“In the beginning was the word …”
Author and academic Karen Jennings continues to shine a light on words and stories in her UCT Summer School lecture series:
ONE IS NEVER ALONE: HOW SOCIAL INSECTS HAVE SCUTTLED ACROSS THE THRESHOLD BETWEEN SCIENCE AND LITERATURE THROUGH THE AGES.
Monday 24–Friday 28 January | 5.00 pm | COURSE FEES R375 (online)/R550 (in person)
This course looks at the fascinating way in which social insects have served as a uniting force between the two cultures of science and literature over the centuries. Starting in the Middle Ages, we examine the bee’s position in allegorical, religious teaching and commentary. Next, we briefly discuss the proliferation of bee books during the scientific revolution. The second lecture focuses on the West African scientific explorations into termites by fly-catcher Henry Smeathman and the consequences this research had for the Black poor of London. The third lecture remembers Romantic poet John Clare’s poems on ants and how they bring to the fore the negative consequences imposed on nature by the demands of capitalism which dominated the period. In addition, the course considers the popularity and influence of Victorian myrmecology. The fourth lecture explores the way in which both psychoanalysis and nationalism were influential in the scientific and poetic writings of Afrikaner hero Eugene Marais. Special attention is given, too, to the man he accused of plagiarising his work on termites – Maurice Maeterlinck. The lecture also touches on the rise of pulp science fiction. Finally, we arrive at the present day and the threat of bee extinction. We consider E.O. Wilson’s call for consilience and the growing popularity of eco-fiction.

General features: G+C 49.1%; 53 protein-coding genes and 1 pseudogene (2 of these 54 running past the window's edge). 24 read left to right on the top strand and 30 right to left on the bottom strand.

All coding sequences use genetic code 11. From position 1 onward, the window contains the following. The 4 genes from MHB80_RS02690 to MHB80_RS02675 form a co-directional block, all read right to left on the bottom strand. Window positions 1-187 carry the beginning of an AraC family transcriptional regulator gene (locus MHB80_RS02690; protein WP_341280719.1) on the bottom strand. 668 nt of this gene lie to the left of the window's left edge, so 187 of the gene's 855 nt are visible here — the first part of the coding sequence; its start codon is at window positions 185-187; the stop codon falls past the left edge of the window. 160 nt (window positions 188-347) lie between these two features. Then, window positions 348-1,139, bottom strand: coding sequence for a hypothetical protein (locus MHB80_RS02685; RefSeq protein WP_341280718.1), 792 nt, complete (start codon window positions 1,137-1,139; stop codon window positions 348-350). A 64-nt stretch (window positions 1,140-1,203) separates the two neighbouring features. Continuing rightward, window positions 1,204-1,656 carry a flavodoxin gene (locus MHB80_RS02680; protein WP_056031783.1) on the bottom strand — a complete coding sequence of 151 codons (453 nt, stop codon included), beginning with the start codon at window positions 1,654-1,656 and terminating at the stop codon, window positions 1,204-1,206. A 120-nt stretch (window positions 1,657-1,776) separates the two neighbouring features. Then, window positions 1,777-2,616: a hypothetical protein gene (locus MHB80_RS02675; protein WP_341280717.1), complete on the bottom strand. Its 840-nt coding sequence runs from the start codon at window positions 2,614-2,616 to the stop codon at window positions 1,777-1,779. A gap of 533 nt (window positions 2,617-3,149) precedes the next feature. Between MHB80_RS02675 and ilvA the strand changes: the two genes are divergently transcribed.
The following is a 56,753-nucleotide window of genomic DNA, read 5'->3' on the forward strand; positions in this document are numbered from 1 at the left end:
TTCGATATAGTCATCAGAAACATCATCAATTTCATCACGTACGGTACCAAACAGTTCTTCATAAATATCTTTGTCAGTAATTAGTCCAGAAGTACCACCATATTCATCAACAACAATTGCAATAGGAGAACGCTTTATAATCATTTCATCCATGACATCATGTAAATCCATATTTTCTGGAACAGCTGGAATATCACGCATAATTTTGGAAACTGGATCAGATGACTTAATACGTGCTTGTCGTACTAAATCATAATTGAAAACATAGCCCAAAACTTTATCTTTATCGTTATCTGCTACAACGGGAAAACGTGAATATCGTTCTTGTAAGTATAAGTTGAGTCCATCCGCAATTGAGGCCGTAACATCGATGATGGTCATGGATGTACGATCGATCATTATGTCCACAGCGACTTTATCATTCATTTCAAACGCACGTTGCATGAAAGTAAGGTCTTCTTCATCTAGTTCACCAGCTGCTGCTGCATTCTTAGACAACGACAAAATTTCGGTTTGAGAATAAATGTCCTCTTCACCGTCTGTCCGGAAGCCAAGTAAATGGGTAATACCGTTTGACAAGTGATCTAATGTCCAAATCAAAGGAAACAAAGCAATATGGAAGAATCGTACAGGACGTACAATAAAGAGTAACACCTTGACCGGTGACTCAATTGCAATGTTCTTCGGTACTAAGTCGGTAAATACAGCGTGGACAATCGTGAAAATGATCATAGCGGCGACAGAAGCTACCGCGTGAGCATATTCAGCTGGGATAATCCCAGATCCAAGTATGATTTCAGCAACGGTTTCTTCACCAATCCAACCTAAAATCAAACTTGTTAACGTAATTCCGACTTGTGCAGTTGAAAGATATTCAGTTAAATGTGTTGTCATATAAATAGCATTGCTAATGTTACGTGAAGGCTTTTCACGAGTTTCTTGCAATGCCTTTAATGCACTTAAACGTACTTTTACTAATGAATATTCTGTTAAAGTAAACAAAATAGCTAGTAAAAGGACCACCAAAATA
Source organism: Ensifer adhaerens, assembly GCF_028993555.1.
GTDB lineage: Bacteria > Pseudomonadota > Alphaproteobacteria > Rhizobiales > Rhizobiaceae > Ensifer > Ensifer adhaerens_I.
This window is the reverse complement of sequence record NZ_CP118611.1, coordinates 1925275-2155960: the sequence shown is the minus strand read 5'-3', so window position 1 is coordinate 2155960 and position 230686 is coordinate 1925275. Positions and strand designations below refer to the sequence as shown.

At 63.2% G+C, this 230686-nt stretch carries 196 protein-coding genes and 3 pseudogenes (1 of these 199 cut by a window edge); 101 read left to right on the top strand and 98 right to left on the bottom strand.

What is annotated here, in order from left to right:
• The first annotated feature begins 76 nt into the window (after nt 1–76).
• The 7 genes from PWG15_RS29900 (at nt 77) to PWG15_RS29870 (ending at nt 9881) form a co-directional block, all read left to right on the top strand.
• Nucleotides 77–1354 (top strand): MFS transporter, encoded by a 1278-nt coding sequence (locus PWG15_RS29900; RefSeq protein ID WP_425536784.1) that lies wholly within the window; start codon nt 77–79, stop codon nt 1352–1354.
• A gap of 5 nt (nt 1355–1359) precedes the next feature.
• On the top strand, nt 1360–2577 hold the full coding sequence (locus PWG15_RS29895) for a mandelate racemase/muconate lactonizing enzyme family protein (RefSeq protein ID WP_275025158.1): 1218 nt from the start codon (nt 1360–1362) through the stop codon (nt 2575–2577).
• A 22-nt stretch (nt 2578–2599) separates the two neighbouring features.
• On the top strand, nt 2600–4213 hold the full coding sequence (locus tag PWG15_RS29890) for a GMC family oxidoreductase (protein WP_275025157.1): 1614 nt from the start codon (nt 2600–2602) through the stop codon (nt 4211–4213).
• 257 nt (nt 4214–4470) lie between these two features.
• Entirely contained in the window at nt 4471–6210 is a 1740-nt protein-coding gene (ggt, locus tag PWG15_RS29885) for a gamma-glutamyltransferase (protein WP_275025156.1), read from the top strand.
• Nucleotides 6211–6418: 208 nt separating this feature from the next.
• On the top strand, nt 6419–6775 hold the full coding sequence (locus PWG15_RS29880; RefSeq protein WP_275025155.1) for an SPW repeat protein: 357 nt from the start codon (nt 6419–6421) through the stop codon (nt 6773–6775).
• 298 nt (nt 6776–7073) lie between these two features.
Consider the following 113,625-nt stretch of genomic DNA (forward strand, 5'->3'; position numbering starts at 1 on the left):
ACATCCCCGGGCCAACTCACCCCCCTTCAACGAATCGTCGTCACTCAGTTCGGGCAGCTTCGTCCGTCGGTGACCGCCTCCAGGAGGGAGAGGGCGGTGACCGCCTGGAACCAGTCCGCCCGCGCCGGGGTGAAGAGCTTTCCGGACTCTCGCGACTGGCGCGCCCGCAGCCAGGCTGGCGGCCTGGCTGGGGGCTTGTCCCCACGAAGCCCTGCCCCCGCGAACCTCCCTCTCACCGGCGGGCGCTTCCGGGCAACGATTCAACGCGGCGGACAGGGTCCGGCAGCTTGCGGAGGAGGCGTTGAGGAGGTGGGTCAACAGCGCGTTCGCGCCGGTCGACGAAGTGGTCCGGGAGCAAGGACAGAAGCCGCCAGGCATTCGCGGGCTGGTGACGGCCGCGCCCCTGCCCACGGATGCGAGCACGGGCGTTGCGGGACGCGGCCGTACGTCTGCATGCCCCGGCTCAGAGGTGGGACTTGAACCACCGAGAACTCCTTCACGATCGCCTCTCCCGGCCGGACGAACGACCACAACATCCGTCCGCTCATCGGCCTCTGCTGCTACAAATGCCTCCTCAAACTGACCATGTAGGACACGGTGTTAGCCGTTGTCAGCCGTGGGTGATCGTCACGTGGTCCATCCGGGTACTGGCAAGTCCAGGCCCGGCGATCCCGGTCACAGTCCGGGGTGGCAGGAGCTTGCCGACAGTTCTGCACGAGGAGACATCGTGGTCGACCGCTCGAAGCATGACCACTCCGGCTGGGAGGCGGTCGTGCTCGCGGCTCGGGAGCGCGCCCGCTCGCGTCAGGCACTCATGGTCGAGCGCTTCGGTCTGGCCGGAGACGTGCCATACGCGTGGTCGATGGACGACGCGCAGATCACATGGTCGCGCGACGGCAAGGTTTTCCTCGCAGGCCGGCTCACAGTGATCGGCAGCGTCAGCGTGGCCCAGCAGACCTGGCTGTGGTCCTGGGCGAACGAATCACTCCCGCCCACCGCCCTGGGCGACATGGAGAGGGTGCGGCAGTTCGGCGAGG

- The Medieval bee and the scientific bee
- Termites and slaves: Henry Smeathman
- The romance of ants and a dash of Victorian myrmecology
- Termites, nationalism and science fiction: Eugene Marais, Maurice Maeterlinck and David Keller
- The death of the bee